Guest / Limited Access /

How do you know that you have truly forgiven someone?
—Holly Beran, Aurora, Colorado

Jesus was unequivocal on this point: As his followers, we are required to forgive those who sin against us (Matt. 6:15). But what if we don't feel like we've forgiven them? How do we know, then, if we have truly forgiven? The Holy Spirit, thank God, often enables people to forgive even though they are not sure how they did it. But forgiving, and knowing that we've truly forgiven, comes easier when we understand the realities of forgiveness:

1. Forgiveness is a redemptive response to having been wronged and wounded. This is simple but important. Only those who have wronged and wounded us are candidates for forgiveness. If they injure us accidentally, we excuse them. We only forgive the ones we blame.

2. Forgiveness requires three basic actions. First, we surrender our right to get even. Every victim is sure that the victimizer deserves to suffer at least as much as he made us suffer. But that is not necessarily so. "The wages of sin (wronging God) is death" (Rom. 6:23), but the payment was made through the death of God's own Son. The blood of Christ covers all of our sins, but each of us must do personal business with God in order to experience his forgiveness. When we forgive, therefore, we place the outcome of the matter in God's hands and often choose to live with the scales unbalanced.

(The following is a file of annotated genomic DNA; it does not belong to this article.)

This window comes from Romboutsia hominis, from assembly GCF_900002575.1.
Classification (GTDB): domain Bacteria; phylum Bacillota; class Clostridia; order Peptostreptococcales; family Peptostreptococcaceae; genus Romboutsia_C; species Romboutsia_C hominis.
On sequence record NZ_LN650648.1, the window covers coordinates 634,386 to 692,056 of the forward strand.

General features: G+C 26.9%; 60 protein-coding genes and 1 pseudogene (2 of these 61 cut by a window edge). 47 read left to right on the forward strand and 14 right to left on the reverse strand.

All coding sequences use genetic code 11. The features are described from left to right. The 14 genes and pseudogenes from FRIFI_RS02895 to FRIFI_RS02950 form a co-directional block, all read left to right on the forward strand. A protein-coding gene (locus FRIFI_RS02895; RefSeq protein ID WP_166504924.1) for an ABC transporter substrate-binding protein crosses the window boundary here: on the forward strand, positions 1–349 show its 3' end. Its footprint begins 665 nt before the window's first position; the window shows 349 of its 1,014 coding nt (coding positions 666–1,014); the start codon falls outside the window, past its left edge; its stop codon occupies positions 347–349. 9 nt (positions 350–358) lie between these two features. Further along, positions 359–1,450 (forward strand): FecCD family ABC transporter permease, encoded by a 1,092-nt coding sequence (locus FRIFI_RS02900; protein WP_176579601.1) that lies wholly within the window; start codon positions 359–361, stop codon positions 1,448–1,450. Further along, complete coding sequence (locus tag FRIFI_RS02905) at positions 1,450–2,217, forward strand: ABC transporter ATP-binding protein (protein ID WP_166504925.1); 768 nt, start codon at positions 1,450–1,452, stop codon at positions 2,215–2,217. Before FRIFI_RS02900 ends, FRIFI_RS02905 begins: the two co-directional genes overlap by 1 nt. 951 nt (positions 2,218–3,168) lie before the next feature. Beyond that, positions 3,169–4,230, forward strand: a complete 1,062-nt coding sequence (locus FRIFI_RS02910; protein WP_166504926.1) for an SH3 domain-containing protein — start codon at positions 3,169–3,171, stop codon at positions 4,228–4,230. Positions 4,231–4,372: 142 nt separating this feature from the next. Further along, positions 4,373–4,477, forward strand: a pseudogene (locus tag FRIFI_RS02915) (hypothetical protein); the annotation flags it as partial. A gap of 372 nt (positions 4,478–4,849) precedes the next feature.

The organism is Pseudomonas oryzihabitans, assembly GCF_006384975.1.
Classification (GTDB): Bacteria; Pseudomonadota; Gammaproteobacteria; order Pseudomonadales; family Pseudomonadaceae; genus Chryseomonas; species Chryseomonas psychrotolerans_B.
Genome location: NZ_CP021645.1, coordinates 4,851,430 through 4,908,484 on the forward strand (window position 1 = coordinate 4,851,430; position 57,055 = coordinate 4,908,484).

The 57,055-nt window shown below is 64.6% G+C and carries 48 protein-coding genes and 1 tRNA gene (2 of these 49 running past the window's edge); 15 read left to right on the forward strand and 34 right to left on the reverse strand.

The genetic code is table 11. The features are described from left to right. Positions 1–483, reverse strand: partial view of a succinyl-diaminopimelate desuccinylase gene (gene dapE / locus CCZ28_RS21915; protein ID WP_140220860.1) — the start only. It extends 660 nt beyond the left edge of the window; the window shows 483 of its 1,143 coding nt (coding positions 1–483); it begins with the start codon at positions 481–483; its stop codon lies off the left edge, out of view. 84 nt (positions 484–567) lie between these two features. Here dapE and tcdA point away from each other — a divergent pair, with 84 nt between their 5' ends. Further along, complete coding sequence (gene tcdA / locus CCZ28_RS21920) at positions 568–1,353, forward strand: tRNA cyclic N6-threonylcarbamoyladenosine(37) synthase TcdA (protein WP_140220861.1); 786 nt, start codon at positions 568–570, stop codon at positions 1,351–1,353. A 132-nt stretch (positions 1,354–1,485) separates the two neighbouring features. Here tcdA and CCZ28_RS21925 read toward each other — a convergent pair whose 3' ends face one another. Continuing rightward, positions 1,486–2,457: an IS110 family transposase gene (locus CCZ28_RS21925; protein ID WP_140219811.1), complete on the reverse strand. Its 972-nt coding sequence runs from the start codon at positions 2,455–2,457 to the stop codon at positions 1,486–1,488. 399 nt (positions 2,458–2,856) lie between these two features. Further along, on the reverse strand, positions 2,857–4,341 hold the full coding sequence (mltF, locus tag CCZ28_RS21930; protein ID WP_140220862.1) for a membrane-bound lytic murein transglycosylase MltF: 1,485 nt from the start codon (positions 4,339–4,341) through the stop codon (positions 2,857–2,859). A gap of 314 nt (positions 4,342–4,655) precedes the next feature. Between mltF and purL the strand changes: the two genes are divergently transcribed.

Second, we rediscover the humanity of our wrongdoer. When we have been badly injured and clearly wronged, we make an instant caricature of the person who did it to us. We define him totally by the one wrong he did. If he betrayed us, his total being is reduced to his betrayal. When we forgive, we rediscover that the person who wronged us is a complex, weak, ...

Subscriber access only You have reached the end of this Article Preview

To continue reading, subscribe now. Subscribers have full digital access.

From Issue:
Read These NextSee Our Latest
Also in this Issue
Subscriber Access Only
The Art & Ethics of Fundraising
Evangelical relief agencies raise money to help hurting people. Critics say they manipulate donors. Agencies say they highlight the most telling truths. Who is right?
Recommended
Confessions of a Lustful Christian Woman
The first step Christians can take to help women struggling with lust is to acknowledge that they exist.
TrendingWho’s Who of Trump’s ‘Tremendous’ Faith Advisers
Who’s Who of Trump’s ‘Tremendous’ Faith Advisers
The Republican candidate finally names his campaign’s evangelical connections.
Editor's PickFaith and the Arts: A Fragile Friendship
Faith and the Arts: A Fragile Friendship
Churchgoers are willing to embrace fine art, but artists don't know if they want to claim the church.
Christianity Today
Keys to Forgiving
hide thisDecember 3 December 3

In the Magazine

December 3, 2001

To continue reading, subscribe now for full print and digital access.